Eagle Crags Zion National Park

Rockville, Utah

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1 Review
5 out of 5
This is a moderately strenuous hike into the Mount Canaan Wilderness with both gradual and steep changes in elevation. The trail surface is uneven and rocky in most areas, with the exception of some areas east and south of the crags, which are predominantly sand. The trail itself travels across land managed by the Bureau of Land Management to reach the foot of Eagle Crags, a series of knifelike pinnacles rising from a lone butte. It then climbs a series of switchbacks to provide closer views of the towering spires.
Hiking Zion and Bryce Canyon National Parks

DESCRIPTION FROM:

Hiking Zion and Bryce Canyon National Parks

by Erik Molvar & Tamara Martin (Falcon Guides)

This is a moderately strenuous hike into the Mount Canaan Wilderness with both gradual and steep changes in elevation. The trail surface is uneven and rocky in most areas, with the exception of some areas east and south of the crags, which are predominantly sand.

The trail itself travels across land managed by the Bureau of Land Management to reach the foot of Eagle Crags, a series of knifelike pinnacles rising from a lone butte. It then climbs a series of switchbacks to provide closer views of the towering spires.

© 2013 Erik Molvar & Tamara Martin/Falcon Guides. All Rights Reserved.

Activity Type: Hiking
Nearby City: Rockville
Distance: 6.2
Trail Type: Out-and-back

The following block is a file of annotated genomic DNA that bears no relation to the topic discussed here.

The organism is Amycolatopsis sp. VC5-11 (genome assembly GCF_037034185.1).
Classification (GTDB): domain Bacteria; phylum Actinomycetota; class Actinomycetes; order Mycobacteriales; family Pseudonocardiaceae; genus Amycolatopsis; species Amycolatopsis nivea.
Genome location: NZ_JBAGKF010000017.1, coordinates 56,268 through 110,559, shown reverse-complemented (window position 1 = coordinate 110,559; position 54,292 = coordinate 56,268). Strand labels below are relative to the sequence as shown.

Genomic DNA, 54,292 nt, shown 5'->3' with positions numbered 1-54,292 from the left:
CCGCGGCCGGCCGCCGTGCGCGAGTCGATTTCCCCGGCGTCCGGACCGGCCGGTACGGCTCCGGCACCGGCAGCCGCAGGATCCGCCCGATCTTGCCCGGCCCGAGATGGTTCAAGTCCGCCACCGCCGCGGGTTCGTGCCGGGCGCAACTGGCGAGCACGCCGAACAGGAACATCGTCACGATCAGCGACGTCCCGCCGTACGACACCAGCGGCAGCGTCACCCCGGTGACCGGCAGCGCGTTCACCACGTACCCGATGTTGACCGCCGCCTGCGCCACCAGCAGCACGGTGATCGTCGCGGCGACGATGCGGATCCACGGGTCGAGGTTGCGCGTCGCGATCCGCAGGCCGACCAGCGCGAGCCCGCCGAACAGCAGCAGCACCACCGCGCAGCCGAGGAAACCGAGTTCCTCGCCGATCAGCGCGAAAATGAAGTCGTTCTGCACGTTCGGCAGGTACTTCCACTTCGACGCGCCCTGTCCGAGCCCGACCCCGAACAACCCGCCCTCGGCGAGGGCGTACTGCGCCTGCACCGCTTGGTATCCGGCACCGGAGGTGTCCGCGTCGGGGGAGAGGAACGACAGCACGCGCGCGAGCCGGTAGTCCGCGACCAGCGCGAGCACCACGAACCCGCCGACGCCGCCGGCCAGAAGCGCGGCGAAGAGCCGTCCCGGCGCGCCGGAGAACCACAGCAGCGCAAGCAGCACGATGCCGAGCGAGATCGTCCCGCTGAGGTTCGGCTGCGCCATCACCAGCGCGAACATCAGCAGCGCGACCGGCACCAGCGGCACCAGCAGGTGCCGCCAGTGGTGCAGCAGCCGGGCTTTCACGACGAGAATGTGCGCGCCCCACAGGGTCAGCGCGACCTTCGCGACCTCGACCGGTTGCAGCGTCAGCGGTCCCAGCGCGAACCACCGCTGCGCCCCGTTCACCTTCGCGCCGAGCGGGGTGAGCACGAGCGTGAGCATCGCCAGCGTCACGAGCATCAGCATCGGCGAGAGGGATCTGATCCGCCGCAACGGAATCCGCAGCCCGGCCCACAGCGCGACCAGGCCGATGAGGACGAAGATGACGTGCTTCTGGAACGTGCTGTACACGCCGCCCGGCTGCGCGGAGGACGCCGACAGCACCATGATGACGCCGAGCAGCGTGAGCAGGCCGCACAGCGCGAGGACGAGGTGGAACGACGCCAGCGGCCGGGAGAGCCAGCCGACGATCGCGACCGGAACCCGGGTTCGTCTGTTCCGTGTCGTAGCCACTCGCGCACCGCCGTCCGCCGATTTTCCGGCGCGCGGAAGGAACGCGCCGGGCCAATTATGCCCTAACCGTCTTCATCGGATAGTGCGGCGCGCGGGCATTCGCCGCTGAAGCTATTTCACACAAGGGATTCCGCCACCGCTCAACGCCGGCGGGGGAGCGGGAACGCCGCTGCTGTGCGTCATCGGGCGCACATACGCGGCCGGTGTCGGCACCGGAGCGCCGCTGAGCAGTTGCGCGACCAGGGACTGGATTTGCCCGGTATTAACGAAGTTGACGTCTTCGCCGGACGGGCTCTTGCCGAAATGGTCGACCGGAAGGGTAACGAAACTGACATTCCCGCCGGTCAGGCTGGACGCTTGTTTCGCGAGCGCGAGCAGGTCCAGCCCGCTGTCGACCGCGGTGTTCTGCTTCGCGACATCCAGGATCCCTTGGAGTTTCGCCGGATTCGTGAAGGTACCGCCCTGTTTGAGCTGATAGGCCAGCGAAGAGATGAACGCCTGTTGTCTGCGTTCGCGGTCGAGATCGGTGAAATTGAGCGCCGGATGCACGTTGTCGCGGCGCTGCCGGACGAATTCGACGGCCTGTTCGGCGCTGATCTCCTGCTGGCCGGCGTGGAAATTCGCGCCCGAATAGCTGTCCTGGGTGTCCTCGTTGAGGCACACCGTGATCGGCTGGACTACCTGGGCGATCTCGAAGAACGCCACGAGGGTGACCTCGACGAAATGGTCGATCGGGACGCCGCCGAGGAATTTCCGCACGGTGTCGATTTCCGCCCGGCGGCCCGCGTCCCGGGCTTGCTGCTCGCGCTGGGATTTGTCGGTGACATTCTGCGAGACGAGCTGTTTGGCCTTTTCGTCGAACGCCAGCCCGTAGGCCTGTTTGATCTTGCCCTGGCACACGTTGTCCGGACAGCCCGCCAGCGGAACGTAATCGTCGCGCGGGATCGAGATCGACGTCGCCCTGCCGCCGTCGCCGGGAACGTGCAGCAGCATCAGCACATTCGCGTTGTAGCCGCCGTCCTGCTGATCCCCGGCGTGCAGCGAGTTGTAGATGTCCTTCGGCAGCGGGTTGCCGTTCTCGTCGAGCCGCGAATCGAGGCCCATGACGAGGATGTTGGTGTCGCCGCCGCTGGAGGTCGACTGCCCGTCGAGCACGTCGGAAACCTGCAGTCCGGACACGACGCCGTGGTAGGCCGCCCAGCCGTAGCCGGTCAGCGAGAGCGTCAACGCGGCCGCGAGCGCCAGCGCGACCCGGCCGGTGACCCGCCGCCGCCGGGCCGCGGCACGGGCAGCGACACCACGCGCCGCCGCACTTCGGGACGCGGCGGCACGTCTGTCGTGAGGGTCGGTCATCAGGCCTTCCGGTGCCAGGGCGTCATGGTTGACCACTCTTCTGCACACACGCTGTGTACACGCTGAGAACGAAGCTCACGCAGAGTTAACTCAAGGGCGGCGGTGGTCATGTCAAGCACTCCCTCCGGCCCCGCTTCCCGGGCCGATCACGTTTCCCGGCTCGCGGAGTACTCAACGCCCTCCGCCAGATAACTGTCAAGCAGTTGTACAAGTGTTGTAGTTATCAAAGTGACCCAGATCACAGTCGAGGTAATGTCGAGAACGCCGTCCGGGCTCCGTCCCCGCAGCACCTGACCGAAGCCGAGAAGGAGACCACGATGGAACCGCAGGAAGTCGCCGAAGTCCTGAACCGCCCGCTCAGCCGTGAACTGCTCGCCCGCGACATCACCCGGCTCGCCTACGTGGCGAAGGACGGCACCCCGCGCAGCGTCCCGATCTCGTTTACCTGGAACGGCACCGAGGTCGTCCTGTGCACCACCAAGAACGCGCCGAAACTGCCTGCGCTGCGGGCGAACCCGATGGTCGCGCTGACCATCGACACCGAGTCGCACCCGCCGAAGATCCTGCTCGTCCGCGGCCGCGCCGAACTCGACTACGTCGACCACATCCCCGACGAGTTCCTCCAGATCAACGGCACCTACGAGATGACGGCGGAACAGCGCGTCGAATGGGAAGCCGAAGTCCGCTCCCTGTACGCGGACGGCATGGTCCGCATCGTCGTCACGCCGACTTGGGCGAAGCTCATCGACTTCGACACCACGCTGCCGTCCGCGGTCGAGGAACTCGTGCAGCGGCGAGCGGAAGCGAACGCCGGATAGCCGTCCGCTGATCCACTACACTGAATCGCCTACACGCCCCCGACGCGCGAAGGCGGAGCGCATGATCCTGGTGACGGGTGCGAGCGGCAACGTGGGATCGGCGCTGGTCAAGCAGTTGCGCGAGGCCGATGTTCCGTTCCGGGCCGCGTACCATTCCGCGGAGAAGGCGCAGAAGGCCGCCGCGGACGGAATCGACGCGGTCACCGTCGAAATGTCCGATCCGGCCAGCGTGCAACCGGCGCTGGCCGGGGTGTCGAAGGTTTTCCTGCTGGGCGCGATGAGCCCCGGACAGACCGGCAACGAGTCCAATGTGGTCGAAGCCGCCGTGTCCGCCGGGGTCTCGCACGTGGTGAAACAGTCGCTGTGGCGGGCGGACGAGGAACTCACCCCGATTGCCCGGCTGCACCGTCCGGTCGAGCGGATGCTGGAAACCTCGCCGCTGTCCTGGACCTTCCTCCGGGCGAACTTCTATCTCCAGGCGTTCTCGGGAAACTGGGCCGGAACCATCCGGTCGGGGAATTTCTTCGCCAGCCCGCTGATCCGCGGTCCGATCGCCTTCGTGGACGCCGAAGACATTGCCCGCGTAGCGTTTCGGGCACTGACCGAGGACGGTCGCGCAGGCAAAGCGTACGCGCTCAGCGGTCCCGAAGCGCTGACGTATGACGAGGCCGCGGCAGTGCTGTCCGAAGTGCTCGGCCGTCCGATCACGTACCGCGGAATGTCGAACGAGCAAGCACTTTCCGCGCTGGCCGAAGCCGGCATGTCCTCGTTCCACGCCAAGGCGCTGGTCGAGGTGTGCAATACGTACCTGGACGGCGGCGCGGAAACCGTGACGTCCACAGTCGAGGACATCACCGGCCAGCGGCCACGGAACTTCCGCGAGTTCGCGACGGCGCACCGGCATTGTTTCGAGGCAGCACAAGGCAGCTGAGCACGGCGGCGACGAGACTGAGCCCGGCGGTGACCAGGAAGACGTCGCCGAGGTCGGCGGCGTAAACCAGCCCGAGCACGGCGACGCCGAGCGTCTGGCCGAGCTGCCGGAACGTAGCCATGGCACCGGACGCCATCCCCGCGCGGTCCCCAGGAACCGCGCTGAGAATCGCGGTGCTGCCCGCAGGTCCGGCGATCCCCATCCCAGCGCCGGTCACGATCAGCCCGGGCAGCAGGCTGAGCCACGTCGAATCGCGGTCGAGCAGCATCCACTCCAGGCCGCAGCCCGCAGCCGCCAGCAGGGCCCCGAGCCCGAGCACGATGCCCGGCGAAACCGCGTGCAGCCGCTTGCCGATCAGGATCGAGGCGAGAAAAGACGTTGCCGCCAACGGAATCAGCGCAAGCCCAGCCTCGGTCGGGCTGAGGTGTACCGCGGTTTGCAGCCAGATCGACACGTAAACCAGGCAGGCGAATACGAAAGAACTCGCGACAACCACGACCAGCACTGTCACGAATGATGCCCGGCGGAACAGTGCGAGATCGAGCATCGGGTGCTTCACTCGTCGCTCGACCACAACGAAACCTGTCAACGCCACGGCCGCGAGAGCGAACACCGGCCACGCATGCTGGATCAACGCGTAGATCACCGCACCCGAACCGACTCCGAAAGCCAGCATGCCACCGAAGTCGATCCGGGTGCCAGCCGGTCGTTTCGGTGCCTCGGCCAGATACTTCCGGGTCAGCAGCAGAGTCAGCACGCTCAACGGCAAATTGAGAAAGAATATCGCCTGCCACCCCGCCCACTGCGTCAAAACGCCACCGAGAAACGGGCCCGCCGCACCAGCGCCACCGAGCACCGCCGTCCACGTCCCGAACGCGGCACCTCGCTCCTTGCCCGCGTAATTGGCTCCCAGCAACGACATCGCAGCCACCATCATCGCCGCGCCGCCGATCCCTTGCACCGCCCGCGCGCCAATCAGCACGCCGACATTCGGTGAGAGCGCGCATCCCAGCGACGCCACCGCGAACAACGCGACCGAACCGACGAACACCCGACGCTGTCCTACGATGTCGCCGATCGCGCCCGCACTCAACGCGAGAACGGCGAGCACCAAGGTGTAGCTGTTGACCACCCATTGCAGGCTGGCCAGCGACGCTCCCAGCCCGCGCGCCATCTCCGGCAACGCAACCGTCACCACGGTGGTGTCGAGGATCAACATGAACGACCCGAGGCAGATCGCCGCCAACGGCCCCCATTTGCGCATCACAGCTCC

Skill Level: Moderate to Difficult
Season: March-May, September-November
Local Contacts: Bureau of Land Management, Kanab Field Office
Driving Directions: Directions to Eagle Crags (Zion National Park)

Recent Trail Reviews

1/14/2006
1

In winter, this is a great trail. For one thing, the road to get to it will probably be dry (or frozen) in winter. If wet, you'd definitely need a 4-wheel drive. Plus, there's not a whole lot of shade along this trail, so it makes for a great winter hike when the air is cold. When we arrived at the trailhead, the sign designating it as such was down, so we had to guess that we were in the right spot - but the description from Trails.com was very accurate, and as it turned out, we were at the right spot. The trail meanders through pinon pines and scrub oak on top of the plateau, with spectacular views of Zion Canyon unfolding as you walk. There were moments when we experienced sound depravation - no wind, no insects, no planes, no cars, and no people. It was almost spiritual. Very amazing in the twenty-first century. Upon getting to the base of the Crags, the view looking north to Zion Canyon is breathtaking. Particularly in the low winter sunlight. The colors and shadows were so vivid. The Crags themselves are fascinating and fun to explore and poke around. After years of seeing them in the distance from Zion, it was wonderful to finally see the Eagle Crags close up and look back at the majesty of Zion. The trail itself is not particularly difficult, and it is well marked. And we didn't see another human our entire hike, which for us made this hike the best.



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